AT&T, Google among top lobbying spenders in first quarter

The two companies spend a combined $12.1 million on lobbying the U.S. Congress during the first three months of 2012

AT&T spent nearly US$7.1 million on lobbying the U.S. Congress and President Barack Obama's administration in the first quarter of 2012, making it the leading corporate spender on lobbying, with Google, Comcast and Verizon Communications also making the top five.

Google, facing antitrust scrutiny in Washington, D.C., spent more than $5 million on lobbying in the quarter, trailing only AT&T and conglomerate General Electric.

Google's lobbying expenses have skyrocketed in the past year, rising from $1.5 million in the first quarter of 2011 to $3.8 million in the fourth quarter of 2011, according to lobbying disclosure documents made available by the Office of the Clerk for the U.S. House of Representatives.

Ranking No. 4 among businesses in lobbying expenses for the first quarter of 2012 was Comcast, at $4.6 million. Verizon was No. 5, at $4.5 million, spending more than pharmaceutical powerhouse Merck, at just under $4.5 million, oil giant Exxon Mobile, at $4.2 million, and major government contractors Boeing, Northrop Grumman and Lockheed Martin.

Lobbying expenses include salaries of lobbyists, media campaigns, research and other spending focused on influencing the outcome of legislation.

A representative of AT&T didn't respond to a request for comments on the company's lobbying expenses.

Google defended its lobbying efforts. "As we have seen over the last year, there are a number of technology issues being debated in Washington," a spokeswoman said in an email. "These are important issues and it should be expected that we would want to help people understand our business -- the work we do to keep the Internet open, to encourage innovation, and to create economic opportunity."

Google critic Consumer Watchdog said the company's increased lobbying expenses show it has bought into the "corrupt Washington power game.

"Google claims its motto is, 'don't be evil,' but the amount of cash they are throwing around demonstrates an astounding cynicism," John Simpson, Consumer Watchdog's Privacy Project director, said in an email.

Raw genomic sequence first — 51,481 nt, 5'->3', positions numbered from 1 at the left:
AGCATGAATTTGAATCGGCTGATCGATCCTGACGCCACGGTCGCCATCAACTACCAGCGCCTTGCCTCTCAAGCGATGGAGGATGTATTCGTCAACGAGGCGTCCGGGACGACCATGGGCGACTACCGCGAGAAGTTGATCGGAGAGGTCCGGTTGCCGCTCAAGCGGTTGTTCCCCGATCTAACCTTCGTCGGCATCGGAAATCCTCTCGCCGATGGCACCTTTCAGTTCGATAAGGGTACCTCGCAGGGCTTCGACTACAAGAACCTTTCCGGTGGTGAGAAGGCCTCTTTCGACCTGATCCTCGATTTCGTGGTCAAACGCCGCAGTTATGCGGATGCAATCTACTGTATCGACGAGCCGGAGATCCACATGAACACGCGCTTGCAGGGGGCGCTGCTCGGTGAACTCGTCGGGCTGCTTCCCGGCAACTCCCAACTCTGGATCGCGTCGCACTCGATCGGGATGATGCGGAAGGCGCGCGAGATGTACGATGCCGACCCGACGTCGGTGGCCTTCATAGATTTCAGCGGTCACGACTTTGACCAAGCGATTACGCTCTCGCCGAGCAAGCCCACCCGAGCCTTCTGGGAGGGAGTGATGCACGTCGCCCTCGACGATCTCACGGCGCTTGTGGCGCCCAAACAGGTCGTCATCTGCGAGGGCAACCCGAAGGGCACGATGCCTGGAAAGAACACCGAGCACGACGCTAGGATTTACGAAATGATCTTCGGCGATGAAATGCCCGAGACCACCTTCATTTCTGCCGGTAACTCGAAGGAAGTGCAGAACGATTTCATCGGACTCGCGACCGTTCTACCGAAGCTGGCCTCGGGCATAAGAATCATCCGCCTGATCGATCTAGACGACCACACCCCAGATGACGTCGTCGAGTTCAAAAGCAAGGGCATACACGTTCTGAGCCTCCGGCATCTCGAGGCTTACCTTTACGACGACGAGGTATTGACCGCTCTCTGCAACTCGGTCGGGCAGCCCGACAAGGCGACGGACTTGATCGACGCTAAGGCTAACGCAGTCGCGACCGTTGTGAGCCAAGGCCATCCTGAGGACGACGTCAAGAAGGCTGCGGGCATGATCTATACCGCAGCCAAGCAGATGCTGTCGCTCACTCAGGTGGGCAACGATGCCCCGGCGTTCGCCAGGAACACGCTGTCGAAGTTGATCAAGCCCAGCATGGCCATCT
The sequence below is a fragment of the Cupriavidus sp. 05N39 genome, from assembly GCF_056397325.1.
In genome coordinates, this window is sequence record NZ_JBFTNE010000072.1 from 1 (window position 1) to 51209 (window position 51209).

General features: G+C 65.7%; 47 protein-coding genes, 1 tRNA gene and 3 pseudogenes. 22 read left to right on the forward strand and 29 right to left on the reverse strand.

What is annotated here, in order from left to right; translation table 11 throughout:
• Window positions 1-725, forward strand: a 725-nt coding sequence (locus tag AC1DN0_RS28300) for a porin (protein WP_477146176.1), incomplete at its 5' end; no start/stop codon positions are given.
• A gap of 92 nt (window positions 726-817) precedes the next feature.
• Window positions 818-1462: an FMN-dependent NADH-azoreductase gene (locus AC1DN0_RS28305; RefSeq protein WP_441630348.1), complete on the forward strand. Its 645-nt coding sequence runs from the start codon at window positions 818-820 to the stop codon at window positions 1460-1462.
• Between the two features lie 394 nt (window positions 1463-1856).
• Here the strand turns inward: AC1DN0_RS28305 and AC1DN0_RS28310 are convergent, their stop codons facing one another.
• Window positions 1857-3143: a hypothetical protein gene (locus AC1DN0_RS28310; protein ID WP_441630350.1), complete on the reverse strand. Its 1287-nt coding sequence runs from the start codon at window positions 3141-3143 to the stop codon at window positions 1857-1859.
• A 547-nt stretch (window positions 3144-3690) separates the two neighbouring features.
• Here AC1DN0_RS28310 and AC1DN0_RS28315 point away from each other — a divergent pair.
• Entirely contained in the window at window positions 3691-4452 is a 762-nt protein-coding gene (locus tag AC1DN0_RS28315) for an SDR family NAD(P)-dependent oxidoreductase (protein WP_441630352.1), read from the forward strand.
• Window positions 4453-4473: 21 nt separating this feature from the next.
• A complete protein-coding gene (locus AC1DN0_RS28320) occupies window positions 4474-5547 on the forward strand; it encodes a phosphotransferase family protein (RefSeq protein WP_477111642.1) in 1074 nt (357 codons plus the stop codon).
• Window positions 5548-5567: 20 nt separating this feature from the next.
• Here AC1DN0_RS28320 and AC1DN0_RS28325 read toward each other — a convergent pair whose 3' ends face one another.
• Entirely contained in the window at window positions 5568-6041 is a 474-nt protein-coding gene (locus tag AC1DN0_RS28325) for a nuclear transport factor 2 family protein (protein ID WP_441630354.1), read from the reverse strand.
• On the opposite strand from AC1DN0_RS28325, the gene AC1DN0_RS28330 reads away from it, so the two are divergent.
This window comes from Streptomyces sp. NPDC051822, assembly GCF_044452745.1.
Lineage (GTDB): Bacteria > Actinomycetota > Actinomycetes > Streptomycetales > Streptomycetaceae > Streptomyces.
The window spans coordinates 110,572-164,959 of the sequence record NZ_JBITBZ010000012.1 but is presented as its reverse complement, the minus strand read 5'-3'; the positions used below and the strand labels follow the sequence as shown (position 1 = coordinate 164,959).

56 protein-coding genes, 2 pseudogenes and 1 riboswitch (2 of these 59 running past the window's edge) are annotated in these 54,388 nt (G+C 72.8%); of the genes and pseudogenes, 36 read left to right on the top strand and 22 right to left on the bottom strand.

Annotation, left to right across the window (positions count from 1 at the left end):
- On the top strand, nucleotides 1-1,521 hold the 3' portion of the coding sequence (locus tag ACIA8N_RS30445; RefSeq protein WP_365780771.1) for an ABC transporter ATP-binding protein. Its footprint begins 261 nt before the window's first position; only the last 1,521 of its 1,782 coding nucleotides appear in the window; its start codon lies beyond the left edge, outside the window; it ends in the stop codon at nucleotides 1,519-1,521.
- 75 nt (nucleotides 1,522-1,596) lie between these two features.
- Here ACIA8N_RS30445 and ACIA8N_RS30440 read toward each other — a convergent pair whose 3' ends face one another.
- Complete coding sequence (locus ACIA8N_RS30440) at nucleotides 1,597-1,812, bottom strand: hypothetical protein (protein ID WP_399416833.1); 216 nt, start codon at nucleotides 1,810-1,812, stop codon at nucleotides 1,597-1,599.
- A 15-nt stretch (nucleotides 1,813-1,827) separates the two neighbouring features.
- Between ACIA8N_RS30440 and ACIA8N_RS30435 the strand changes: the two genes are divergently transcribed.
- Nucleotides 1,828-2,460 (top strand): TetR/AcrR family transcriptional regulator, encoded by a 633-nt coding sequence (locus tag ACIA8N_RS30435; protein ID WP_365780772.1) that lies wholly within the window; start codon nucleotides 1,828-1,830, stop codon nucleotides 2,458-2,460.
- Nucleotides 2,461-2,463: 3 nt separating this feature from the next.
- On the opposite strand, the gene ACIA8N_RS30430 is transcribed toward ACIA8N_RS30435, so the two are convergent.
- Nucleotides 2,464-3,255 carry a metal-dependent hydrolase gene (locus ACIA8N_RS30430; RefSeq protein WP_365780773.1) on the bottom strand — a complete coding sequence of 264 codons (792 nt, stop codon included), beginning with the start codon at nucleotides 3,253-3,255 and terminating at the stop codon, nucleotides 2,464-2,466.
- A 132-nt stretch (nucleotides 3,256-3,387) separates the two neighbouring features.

Although AT&T and Google sometimes come down on opposite sides of issues such as net neutrality, the two companies appear to be more focused on looking out for their own interests than in fighting each other, said Jamie Court, president of Consumer Watchdog.

"AT&T is trying to corner the mobile and cable carrier delivery markets in the U.S., while Google is trying to corner the Internet and mobile advertising markets," he said in an email. "They are often on opposite sides of many policy issues, but rather than duking it out, I believe the big money is really spent for each companies' growth to corner their respective markets."

Both companies are focused on growth, Court added. The lobbying expenses are "about power, money and conquest more than policy differences," he said.

Google is a new entrant into the list of top lobbying spenders. In 2011, General Electric led all companies in lobbying spending, at $26.3 million followed by Blue Cross/Blue Shield, ConocoPhillips, AT&T and Comcast. Including trade groups in the list, the U.S. Chamber of Commerce topped all lobbying spending in 2011, at $66.4 million, according to OpenSecrets.org.

AT&T's lobbying disclosure forum listed several issues the company lobbied lawmakers about. The company talked to lawmakers about the DNS blocking provisions in controversial copyright bills the Stop Online Piracy Act (SOPA) and the Protect IP Act (PIPA), and it lobbied on several health-care bills.

AT&T, which abandoned its plan to buy mobile competitor T-Mobile USA in the last quarter of 2011, also focused on telecom and mobile tax legislation, on cybersecurity and online privacy bills, and on legislation to bring more mobile spectrum to market.

Google opposed SOPA and PIPA in its lobbying efforts. It also focused on cybersecurity legislation, on online privacy and tracking bills, and on free trade agreements, according to its lobbying disclosure form.

A handful of trade groups also spent more than $5 million on lobbying during the first quarter. The U.S. Chamber of Commerce, a major supporter of SOPA and PIPA, spent $20.2 million on lobbying during the quarter. The National Association of Realtors spent $6.1 million, the Chamber's Institute for Legal Reform spent $6 million and the Pharmaceutical Research and Manufacturers of America and the American Farm Bureau Federation each spent about $5.3 million.

The National Cable and Telecommunications Association, representing cable broadband and TV providers, spent $4.3 million on lobbying during the quarter.

Other tech companies reporting lobbying expenses for the quarter included Microsoft, at $1.8 million, Hewlett-Packard, at $1.6 million, IBM at $1.5 million, and Oracle at $1.1 million. Facebook and Apple remain relatively small players in the Washington lobbying game, spending $650,000 and $500,000 respectively.

Facebook spent just $41,000 on lobbying in the first quarter of 2010, growing to $230,000 in the first quarter of 2011.

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